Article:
Youth got the better of freshman Delaney Enlow as she swung unconsciously at rise ball after rise ball in her first two at-bats during the 11th Region softball finals last week.
She and head coach Les Anderson discussed her approach before her final trip to the plate. That talk paid off; the at-bat ended in a home run, resulting in the only run of a 1-0 Woodford County win over Scott County to put the Yellow Jackets in the state tournament for the first time since 2006.
Woodford was great on the mound, great in the field and “good enough on offense” to hand the top-ranked Cardinals their only in-state loss in 2017, Anderson said.
“In that situation it just took one barrel,” he said.
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Anderson, a longtime middle school and travel-ball coach who took over the reins at Woodford coming into this school year, was most proud that in the biggest moment of her team’s season, Enlow embraced patience instead of relying on what felt more comfortable for her.
“As a hitter or pitcher or defender or coach, you can’t just keep doing the same thing and think that something different is going to happen,” Anderson said. “She made an adjustment and didn’t just keep whaling away.”
Enlow would not have been in a position to deliver the heroic hit if not for a three-hit shutout pitched by Woodford workhorse Bethany Todd, a University of Kentucky signee whose 0.72 ERA is second in the state behind only Montana Fouts of East Carter.
In addition to Todd, Woodford boasts Division I signees Ariel Dailey (Louisiana Tech) and Caitlin Karo (Tennessee-Martin). Senior Kyla Simpson will play at the University of Pikeville. Marly Maristany rounds out a group of seniors who’ve won a ton of softball games and are five victories from making school history.
“Winning would be a bonus,” said Maristany, who’s headed to Eastern Kentucky but whose playing career will end after this weekend. “Memories are what I’m looking forward to.”
Scott County left bad memories in Woodford’s mind after ending the Jackets’ season each of the past five years. Todd, who was around for four of those losses, said this time around, the Yellow Jackets didn’t allow nervous energy to consume them. Those nerves were abundant as recently as April, when Woodford dropped a 5-3 decision at Scott County. That was about a month after losing an error-ridden 7-0 game to the Cards in Elizabethtown.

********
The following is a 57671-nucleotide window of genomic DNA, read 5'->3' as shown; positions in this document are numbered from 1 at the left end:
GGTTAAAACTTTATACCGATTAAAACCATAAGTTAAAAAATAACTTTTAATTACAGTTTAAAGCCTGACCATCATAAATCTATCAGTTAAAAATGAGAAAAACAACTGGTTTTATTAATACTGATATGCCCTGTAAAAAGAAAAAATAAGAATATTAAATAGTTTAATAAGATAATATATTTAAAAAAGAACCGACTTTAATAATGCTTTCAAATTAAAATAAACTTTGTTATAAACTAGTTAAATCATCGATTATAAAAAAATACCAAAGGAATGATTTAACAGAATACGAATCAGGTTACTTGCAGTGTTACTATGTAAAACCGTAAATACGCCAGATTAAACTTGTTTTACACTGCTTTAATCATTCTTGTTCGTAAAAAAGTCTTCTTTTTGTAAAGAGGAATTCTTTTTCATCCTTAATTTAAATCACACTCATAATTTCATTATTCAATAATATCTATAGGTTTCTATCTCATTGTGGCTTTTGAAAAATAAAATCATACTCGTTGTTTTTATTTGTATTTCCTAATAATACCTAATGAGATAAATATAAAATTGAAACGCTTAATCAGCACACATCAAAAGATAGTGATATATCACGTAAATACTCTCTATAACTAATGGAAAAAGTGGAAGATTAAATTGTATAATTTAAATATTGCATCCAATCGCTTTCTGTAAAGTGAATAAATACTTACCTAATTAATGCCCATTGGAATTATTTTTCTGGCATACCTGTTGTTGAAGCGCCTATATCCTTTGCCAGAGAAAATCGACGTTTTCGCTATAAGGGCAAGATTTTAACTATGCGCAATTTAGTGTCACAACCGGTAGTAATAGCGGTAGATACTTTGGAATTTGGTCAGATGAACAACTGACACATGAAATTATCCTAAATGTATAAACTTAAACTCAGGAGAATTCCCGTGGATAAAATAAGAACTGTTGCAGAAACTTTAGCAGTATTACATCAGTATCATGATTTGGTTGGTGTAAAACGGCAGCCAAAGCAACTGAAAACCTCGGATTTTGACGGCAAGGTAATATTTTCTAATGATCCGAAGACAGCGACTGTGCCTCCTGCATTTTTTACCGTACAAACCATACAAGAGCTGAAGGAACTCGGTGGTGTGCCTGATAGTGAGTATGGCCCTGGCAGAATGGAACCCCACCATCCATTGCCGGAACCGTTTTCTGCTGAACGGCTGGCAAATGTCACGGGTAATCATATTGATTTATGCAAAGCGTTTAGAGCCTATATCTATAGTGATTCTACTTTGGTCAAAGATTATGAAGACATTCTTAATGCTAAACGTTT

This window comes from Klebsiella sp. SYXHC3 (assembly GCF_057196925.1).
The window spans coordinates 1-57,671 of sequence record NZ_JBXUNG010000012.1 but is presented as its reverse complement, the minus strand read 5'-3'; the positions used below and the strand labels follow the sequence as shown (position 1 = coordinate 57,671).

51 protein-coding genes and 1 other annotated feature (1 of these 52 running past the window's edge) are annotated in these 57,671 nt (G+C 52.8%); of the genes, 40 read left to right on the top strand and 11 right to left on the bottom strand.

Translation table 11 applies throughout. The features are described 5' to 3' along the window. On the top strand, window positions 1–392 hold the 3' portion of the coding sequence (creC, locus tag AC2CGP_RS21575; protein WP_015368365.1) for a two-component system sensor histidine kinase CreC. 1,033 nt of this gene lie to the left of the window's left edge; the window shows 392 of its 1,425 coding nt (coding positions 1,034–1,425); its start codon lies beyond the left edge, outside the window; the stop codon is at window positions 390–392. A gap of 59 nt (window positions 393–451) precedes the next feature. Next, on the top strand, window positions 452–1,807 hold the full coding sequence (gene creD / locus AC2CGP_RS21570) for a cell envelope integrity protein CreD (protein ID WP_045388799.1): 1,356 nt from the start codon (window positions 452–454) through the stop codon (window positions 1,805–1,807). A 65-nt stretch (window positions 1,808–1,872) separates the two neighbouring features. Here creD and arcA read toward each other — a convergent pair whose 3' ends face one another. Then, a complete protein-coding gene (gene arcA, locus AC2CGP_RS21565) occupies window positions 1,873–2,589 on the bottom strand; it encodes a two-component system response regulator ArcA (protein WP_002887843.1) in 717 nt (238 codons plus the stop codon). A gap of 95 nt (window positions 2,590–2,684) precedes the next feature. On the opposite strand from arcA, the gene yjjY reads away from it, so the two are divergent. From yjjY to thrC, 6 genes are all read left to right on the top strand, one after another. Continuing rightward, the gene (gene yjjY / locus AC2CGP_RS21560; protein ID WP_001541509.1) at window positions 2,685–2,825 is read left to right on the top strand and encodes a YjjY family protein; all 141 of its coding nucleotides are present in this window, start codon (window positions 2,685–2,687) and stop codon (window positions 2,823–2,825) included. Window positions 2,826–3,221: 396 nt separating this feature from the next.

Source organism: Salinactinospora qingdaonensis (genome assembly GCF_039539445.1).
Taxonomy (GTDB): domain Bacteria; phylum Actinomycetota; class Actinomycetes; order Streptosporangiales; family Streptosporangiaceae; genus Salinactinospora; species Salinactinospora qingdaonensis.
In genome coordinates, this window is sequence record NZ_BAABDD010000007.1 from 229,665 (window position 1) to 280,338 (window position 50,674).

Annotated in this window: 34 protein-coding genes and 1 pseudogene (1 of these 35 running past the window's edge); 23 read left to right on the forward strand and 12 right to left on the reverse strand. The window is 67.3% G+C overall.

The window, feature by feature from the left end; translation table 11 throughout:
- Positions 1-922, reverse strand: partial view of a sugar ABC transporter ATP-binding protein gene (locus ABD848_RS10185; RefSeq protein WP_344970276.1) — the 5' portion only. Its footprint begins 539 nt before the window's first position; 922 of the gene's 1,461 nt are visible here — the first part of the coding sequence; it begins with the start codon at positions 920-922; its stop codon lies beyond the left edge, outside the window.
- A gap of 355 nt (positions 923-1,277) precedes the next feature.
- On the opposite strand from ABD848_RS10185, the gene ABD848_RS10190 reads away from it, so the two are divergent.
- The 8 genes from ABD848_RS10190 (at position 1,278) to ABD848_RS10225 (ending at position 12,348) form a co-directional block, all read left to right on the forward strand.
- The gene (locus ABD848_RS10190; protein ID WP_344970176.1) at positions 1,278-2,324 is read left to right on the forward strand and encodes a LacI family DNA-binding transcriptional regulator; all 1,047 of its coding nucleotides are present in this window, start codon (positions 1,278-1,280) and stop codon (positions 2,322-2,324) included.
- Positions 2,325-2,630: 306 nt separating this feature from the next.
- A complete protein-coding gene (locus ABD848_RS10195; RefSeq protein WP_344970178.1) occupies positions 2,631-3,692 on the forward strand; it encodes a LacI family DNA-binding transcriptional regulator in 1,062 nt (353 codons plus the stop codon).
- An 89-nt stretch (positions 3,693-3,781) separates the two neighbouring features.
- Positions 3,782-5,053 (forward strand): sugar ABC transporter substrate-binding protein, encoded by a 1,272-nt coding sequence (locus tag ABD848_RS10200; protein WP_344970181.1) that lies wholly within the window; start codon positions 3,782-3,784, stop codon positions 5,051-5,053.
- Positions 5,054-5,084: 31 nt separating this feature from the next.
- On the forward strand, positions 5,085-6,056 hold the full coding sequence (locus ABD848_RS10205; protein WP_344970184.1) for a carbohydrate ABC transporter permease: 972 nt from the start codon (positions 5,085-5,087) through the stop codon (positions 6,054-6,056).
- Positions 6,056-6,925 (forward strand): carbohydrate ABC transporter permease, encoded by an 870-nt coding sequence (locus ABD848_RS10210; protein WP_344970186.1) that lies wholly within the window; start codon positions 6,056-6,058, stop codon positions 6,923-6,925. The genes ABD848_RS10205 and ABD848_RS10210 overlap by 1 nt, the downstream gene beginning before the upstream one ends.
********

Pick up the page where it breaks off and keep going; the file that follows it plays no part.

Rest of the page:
Woodford “just played horrible” in the 7-0 loss, Anderson said, but in the second loss, there were signs of what could come. The Jackets took a brief lead in the middle of that game, in which Scott County scored two runs via errors.
“From that moment, that was our focus: stop giving teams runs and stop beating ourselves,” Anderson said. “And start giving ourselves every opportunity to win that one-run game.”
Now a little more than a month removed from that loss, Woodford County has slayed the Scott County dragon and enters the state tournament as the event’s most highly ranked team. The Yellow Jackets were No. 2 in the final coaches’ poll of the season, right ahead of perennial contender McCracken County and No. 4 Madisonville, which it could face in the quarterfinals if it defeats Mercy in the first round.
Woodford County beat the Jaguars 7-0 in April and is 4-0 overall against teams in the bracket. The Jackets are eager to make a run.
“We’ve got really mature kids that have played in a lot of high-level games for a few years,” Anderson said. “The moment’s not gonna overwhelm them. … I know they wish we played tonight. We are absolutely ready to go.”
A winning culture was built at Woodford County over the past decade and doesn’t appear without end; Anderson said there are gifted players all the way down to the fifth grade who should eventually end up in Woodford’s program.
This year’s group may add a new benchmark of success for those youngsters to meet.
“It’s just that little bitty snowball that starts at the top of the mountain and by the time you get down to the bottom, it’s crushing ya,” Anderson said.
What: Double-elimination tournament to decide Kentucky’s high school softball state champion
Where: Jack C. Fisher Park, Owensboro
When: June 8-10
Tickets: $10 single-day passes; $20 all-session passes (Available online at bit.ly/2s4TyOD)
Thursday’s first round:
5 p.m. CST games: North Laurel (27-6) vs. Leslie County (19-10); McCracken County (29-8) vs. Male (25-4); Central Hardin (31-8) vs. South Warren (32-3); Collins (28-9-1) vs. East Carter (33-3)
7 p.m. CST games: Woodford County (32-5) vs. Mercy (27-10); Pikeville (30-6) vs. Madisonville (33-5); Owensboro Catholic (23-11) vs. Harrison County (24-11); Boyle County (27-13) vs. Notre Dame (22-11-1)
North Laurel (27-6) vs. Leslie County (19-10); McCracken County (29-8) vs. Male (25-4); Central Hardin (31-8) vs. South Warren (32-3); Collins (28-9-1) vs. East Carter (33-3)
Woodford County (32-5) vs. Mercy (27-10); Pikeville (30-6) vs. Madisonville (33-5); Owensboro Catholic (23-11) vs. Harrison County (24-11); Boyle County (27-13) vs. Notre Dame (22-11-1)
(All times CST)
Thursday: All first-round games in top-half of bracket begin at 5 p.m.; all first-round games in bottom half of bracket begin at 7 p.m.
Friday: Winner’s bracket quarterfinals, 9 a.m.; loser’s bracket first round, 11 a.m.; loser’s bracket second round, 1 p.m.; winner’s bracket semifinals, 3 p.m.; loser’s bracket third round, 5 p.m.; loser’s bracket fourth round, 7 p.m.
Saturday: Winner’s bracket finals, 9 a.m.; loser’s bracket fifth round, 9 a.m.; loser’s bracket finals, 11 a.m.; championship finals, 1 p.m. (if necessary, a second championship finals game will be played at 3 p.m.)